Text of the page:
I poured a cup of ruby port in with the juices.  I brought the mixture to a boil and reduced it by half.  Then, I whisked in a few tablespoons of butter.  After that, I strained out the remaining solids.  I probably should have been more aggressive with the reduction.  The gravy was a little too watery.  While I was working on this part, I took the chicken out of the oven when it looked brown.  I probably could have crisped the chicken up a little longer.  I just wanted to make sure I didn’t burn it.
How did it all taste?  The breast was somewhat underseasoned.  The chicken could have been crisper.  I could have had more veggies in there.  I would have had to have used a roaster pan for that.  The sauce could have been thicker, but the flavor was great.  I felt that the chicken certainly had enough herbs and butter involved.  It needed more salt.  I’m not completely happy with the texture of the breast.  It’s not quite moist enough.  It was a little too fibrous; I’m searching for smoother texture.  The mushrooms and carrots turned out great.  Overall, it wasn’t too bad for a rookie.

Dessert Tonight: Caramelized Peach Slices with Ginger Syrup and Vanilla Bean Ice Cream

1 07 2009

Caramelized Peach Slices, Ginger Syrup, Vanilla Bean Ice Cream

Lately, I’ve been thinking that I haven’t been eating enough fruit.  I think that somehow my body is telling me I need fruit.  I’ve been craving it.  I bought some peaches, a plum, and some strawberries this past weekend.  Honestly, I haven’t a clue how to eat a peach.  So, I caramelized the suckers.  I took some inspiration from Eric Ripert’s videos at his website (  In one video he caramelized some mango and basically did what I did here.  So, I’m cribbing from Eric Ripert, basically.

I followed basically what Chef Eric Ripert did by taking my fruit slices, basting them with butter, seasoning with brown sugar, and placing them on a buttered toaster-oven baking pan.  What I did differently, was that I took my peach slices and drizzled them with some Robert Lambert White Ginger Syrup.  There’s just something about peaches and ginger that seems to work.  Think of the Republic of Tea Ginger Peach tea.  The ginger seems to add a little spicy complexity to the whole thing.  I put the pan in the toaster oven and broiled for about 5 minutes.  The peel came off the slices easily in most cases.  Then, I plated the slices.  After that, I put a scoop of vanilla bean ice cream on top and drizzled the syrup left in the pan on the whole thing.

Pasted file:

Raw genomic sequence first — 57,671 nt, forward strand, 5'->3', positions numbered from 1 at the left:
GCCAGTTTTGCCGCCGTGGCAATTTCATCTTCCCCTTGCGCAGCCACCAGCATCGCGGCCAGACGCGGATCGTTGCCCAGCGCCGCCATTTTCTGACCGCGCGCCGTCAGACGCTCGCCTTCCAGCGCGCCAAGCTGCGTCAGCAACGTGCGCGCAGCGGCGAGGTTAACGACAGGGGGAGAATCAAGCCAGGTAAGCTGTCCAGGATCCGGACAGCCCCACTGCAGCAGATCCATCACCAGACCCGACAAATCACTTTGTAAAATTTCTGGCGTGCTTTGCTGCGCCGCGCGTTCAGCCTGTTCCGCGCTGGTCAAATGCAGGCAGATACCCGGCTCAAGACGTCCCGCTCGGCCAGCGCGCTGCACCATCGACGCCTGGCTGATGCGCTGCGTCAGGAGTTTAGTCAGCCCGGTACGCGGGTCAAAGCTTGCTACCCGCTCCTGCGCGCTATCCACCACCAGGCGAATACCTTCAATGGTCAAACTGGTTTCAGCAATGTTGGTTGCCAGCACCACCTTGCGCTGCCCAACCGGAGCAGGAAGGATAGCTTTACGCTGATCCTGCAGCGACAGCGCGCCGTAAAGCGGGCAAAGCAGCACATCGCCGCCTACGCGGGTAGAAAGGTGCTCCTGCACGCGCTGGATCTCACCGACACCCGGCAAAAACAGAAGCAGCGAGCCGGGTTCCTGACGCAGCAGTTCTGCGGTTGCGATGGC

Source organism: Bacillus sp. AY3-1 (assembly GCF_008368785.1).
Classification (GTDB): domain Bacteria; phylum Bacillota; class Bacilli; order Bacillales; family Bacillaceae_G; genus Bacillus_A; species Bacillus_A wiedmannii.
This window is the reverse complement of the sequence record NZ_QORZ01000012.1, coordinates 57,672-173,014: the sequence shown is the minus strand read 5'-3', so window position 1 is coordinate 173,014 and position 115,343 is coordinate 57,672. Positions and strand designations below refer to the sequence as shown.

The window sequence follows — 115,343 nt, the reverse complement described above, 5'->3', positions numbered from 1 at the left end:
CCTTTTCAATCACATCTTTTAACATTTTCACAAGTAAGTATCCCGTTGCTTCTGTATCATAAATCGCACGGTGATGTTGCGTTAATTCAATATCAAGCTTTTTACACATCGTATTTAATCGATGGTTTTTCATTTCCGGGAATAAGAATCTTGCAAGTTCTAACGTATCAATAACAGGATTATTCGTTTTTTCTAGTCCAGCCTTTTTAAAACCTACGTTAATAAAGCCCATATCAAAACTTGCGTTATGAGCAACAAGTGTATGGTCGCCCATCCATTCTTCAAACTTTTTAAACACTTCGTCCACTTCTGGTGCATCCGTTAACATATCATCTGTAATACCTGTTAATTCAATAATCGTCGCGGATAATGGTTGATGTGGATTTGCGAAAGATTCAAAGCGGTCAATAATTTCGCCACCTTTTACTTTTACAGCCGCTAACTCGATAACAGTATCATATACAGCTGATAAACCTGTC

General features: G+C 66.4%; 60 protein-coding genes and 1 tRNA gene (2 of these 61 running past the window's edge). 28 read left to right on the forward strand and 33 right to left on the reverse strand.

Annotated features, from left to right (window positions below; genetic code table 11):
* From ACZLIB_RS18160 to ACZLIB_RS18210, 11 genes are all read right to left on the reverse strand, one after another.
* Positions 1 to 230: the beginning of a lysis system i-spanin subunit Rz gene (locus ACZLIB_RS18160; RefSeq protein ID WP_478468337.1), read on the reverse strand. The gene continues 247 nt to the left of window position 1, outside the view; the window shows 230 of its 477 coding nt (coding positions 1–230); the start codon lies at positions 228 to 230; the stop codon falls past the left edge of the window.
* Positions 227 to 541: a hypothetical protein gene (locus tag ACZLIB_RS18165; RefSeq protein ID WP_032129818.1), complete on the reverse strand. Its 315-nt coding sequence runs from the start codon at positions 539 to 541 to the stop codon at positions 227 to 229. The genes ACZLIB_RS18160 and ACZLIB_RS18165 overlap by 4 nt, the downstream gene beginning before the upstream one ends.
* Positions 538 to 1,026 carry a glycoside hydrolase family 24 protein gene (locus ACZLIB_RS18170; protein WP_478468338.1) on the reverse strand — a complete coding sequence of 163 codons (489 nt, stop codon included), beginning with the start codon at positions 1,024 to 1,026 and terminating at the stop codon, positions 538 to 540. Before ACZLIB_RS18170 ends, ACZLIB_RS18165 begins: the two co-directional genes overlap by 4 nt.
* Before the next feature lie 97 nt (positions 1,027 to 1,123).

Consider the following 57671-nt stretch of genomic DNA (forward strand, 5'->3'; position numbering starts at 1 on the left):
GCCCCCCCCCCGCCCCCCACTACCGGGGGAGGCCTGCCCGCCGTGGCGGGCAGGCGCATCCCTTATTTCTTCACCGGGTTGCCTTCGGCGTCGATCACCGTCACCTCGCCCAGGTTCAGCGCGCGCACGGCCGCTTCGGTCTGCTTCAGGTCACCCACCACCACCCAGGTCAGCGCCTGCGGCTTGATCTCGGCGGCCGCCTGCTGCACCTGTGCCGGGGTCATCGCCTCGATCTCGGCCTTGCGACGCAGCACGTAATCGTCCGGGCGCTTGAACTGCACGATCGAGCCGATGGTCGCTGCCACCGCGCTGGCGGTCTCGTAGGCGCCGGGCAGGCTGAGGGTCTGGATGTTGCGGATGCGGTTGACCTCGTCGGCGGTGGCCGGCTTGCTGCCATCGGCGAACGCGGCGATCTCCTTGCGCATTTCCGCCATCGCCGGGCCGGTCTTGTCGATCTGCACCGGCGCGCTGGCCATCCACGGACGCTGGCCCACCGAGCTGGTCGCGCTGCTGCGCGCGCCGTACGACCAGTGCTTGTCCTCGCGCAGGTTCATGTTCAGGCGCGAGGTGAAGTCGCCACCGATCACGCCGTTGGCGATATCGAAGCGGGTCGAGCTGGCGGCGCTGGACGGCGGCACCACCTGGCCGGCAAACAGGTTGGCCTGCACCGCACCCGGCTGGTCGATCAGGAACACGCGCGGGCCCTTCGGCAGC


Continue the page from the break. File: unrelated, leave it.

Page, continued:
Some rum might have made it a lot more interesting.  Maybe, I could have added some more of the ginger syrup too.

Next up, I’m going to have to do something with all the cherries and other berries out there.  I’m probably going to try Chef Eric’s Raspberry Clafouti that’s found on his website.

Five-Course Degustation Menu, The Forest Grill, Birmingham, MI

20 06 2009

I have to say that one of the main reasons that I don’t update this blog much is that there isn’t really much material to write home about here in the Detroit Metro Area.  I’m sorry, but it’s true.  So, why am I writing now?  Honestly, one of the other main reasons that I don’t update very often is that I keep going back to the same well time and time again, The Forest Grill, Chef-Proprietor Brian Polcyn’s latest restaurant in the area.  Honestly, it’s my go-to place in the Metro Detroit Area to bring people for a meal that’s even remotely special.

In my last blog entry about the restaurant, I really didn’t give credit where credit is usually due.  I totally neglected to give credit to Executive Chef David Gilbert whose creativity and passion is a major part of what makes The Forest Grill such a great place.  His partner-in-crime Mario Plaza, GM and Sommelier, and he really make the place shine when it comes to both the food and wine.  So, apologies, David and Mario, for not having mentioned either of you so prominently in my last blog entry about The Forest Grill.